In essence, they alleged that those firms would contribute to the bond campaign, get hired to manage the bond, and charge higher fees to recoup their expenses. “Not only are these pay-to-play arrangements unlawful, they rip-off taxpayers and endanger the integrity of school bonds, which are vital tools for building classrooms and meeting the educational needs of our communities,” Chiang said at the time.
But the concerns from Brown and other public officials were drowned out by the numerous ads on TV and radio, in print, and on social media telling voters to vote yes on Prop. 51 for the good of California’s children.
All told, the political action committee in favor of Prop. 51 raised more than $12 million. Its largest single sponsor with $3.2 million was CASH, which has backed every state bond since 1982, according to state disclosure records. Its second largest contributor was the California Building Industry Association, and more than 700 of its 919 contributors were developers or companies who may profit from the bond money and “who regularly have business before school districts and their elected officials,” according to a 2016 report from the University of the Pacific, McGeorge School of Law.
CASH has been around since 1978, but its day-to-day operations stem from a Sacramento law firm — Murdoch, Walrath & Holmes — that is registered with the state as a lobbying firm. Representatives of the firm declined to make anyone available for an interview for this report.
While experts and academics say schools around the state need repairs and improvements, too often money isn’t spent on what voters approve. With a dramatic increase in school bonds passing in California — thanks to CASH — state and local officials are falling behind on keeping tabs on where that money is spent.
CASH also sponsored Prop. 39, a constitutional amendment in 2000 that lowered the threshold of passing a school bond from two-thirds to 55 percent. The measure included mandates for bond oversight committees.
Since then, school bonds at the state and local level have passed with a 90-percent success rate. But while the promise of vigorous oversight was key to the passage of bonds passed under the new lower threshold, like other parts of laws dictating California school construction law, it has often been ignored — with few consequences.
Jungherr contends that CASH has “a lot” of influence over the state’s school bonds because it’s the state’s biggest fundraiser of both state and local bond political action committees, or PACs, in favor of passing them. “If you have CASH, who has all these various groups who are interested in getting this passed, they make donations to the political PAC to fund the campaign, so that’s the clout they have,” he said. “Basically, it’s an interest, a lobbying group, and their interest is to get more bond money with fewer restrictions so they can get more business.”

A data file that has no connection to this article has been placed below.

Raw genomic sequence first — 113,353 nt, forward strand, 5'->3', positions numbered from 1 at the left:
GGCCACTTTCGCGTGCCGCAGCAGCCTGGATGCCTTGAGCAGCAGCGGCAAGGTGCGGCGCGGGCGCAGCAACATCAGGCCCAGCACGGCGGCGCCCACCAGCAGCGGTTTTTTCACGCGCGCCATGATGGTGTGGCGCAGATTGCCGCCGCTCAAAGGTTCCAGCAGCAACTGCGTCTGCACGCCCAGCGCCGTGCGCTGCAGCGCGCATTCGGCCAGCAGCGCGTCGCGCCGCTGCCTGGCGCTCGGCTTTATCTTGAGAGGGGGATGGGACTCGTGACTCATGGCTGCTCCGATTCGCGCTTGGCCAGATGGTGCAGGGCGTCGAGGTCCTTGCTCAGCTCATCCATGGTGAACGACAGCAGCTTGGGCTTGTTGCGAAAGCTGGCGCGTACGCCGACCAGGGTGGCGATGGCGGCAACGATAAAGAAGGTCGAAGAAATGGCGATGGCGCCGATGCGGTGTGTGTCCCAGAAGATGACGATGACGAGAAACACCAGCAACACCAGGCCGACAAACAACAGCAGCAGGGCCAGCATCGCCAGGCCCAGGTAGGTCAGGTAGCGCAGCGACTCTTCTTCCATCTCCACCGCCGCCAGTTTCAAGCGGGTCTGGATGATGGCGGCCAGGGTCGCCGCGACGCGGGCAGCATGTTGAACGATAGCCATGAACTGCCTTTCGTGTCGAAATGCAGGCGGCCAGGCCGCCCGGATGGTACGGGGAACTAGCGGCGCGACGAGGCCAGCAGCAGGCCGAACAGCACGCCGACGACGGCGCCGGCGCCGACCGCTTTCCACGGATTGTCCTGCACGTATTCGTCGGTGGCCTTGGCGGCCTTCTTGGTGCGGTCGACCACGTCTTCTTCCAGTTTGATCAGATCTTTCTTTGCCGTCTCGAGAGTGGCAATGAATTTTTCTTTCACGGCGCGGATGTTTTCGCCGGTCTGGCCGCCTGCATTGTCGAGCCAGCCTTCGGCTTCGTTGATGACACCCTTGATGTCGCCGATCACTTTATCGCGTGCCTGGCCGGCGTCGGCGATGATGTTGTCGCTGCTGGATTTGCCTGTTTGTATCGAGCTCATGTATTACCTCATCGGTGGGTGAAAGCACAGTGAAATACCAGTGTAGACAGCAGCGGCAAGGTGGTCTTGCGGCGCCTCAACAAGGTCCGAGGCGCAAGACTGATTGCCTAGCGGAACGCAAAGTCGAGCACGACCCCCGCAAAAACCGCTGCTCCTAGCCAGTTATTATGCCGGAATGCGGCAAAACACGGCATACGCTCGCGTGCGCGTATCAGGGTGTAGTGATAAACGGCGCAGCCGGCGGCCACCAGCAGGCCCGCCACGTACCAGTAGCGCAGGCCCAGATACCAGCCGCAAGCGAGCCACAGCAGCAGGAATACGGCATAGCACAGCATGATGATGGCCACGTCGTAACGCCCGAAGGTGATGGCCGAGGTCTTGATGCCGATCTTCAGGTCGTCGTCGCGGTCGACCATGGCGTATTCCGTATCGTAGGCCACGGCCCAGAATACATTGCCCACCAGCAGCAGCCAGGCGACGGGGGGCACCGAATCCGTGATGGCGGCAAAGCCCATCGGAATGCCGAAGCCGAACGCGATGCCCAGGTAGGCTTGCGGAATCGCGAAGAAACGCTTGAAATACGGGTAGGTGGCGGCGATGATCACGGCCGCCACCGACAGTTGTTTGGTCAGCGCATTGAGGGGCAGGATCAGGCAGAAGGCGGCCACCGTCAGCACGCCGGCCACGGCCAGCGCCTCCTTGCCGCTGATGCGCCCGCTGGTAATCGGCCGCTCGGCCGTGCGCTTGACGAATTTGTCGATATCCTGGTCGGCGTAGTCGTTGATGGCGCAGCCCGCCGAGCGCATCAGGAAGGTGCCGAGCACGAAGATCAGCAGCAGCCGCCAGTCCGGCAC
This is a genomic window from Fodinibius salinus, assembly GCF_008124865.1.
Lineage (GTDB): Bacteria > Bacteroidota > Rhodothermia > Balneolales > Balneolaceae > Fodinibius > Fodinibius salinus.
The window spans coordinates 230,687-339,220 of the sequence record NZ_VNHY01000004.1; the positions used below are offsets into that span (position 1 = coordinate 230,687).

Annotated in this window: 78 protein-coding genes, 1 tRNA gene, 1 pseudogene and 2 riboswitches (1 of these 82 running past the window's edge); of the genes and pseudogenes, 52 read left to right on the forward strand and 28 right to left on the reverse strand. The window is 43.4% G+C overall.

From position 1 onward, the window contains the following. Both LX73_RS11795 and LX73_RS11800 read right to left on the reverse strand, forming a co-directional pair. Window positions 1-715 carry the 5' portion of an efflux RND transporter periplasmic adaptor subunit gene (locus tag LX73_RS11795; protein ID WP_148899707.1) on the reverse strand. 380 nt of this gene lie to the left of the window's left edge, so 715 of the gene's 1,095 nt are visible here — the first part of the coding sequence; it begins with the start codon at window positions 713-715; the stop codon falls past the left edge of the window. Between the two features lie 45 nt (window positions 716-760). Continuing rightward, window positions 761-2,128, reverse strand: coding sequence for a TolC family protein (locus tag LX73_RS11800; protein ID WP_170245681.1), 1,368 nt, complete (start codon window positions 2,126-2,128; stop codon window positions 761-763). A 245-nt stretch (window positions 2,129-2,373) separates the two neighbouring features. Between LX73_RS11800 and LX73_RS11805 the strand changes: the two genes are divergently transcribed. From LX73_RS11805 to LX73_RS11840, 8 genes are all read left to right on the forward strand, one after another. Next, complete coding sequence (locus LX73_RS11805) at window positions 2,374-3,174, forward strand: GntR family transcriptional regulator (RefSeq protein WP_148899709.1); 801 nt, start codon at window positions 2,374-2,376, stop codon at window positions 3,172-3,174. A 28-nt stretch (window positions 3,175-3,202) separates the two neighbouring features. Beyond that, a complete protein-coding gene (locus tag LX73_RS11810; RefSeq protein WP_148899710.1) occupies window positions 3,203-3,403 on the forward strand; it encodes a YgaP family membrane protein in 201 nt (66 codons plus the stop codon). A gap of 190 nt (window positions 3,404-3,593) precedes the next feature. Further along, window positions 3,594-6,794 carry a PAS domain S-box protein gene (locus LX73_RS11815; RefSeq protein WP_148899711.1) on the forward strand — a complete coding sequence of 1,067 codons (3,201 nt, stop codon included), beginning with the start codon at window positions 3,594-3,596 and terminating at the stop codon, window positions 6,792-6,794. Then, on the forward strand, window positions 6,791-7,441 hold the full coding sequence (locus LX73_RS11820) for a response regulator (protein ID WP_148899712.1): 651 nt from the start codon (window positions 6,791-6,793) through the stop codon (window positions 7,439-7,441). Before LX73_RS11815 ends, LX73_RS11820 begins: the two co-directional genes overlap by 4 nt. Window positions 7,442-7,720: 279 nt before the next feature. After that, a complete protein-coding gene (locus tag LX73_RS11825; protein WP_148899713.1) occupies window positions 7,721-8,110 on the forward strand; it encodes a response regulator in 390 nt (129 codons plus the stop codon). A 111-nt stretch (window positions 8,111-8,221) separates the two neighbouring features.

This June, 30 school districts passed local school bonds, according to the state treasurer’s office. In November, there are more than 100 school construction bonds on local ballots, totaling more than $12 billion.
Throughout California, there are many schools that could use the $9 billion from Prop. 51: for example, those built more than a half century or more ago with asbestos in their walls covered by layers of lead paint.
But the state doesn’t distribute bond money based on need. Instead, it’s first come, first served, a system that creates a feeding frenzy favoring bigger school districts that have staff dedicated to securing funding for their facilities.
The State Allocation Board, the entity that distributes statewide school bond money, noted in a June 2018 report that California’s manner of handing out school bond money leads to severe inequities. Nearly 60 percent of California’s 1,024 school districts are considered small, or have fewer than 2,500 students, but less than 10 percent of Prop. 51 funds have been apportioned to those small school districts and only 5 percent of school districts under financial hardship were awarded money for their projects, the report stated.
Bay Area and other school districts are also fuming that, as of early October, Gov. Brown had authorized the sale of only 20 percent of Prop. 51’s funds. Brown’s reluctance to greenlight more school bond money has frustrated education leaders who are depending on the state’s matching grants to make improvements, as first reported by the San Francisco Chronicle.
According to state records, in Alameda and Contra Costa counties alone, there are 22 modernization and 15 new construction and charter school facilities projects currently in the state school bond backlog. As of early October, the state had more than $4.1 billion worth of projects requesting state school bond money. Brown authorized the sale of an additional $400 million of Prop. 51 bonds, starting Oct. 17.
So why has Brown — Oakland’s former mayor and twice California’s governor who started his political career on a community college board — been so stingy with selling the bonds the voters approved almost two years ago?
Brown has argued that Prop. 51 simply carries on old practices of favoring larger and wealthier school districts and private interests. “This has, over time, developed into a very cumbersome and complex process,” said H.D. Palmer, the governor’s spokesperson on budget and fiscal issues. “One of the things Prop. 51 did above and beyond getting voter approval to sell several billions of dollars in K-12 school bonds was to essentially codify a system we found problematic.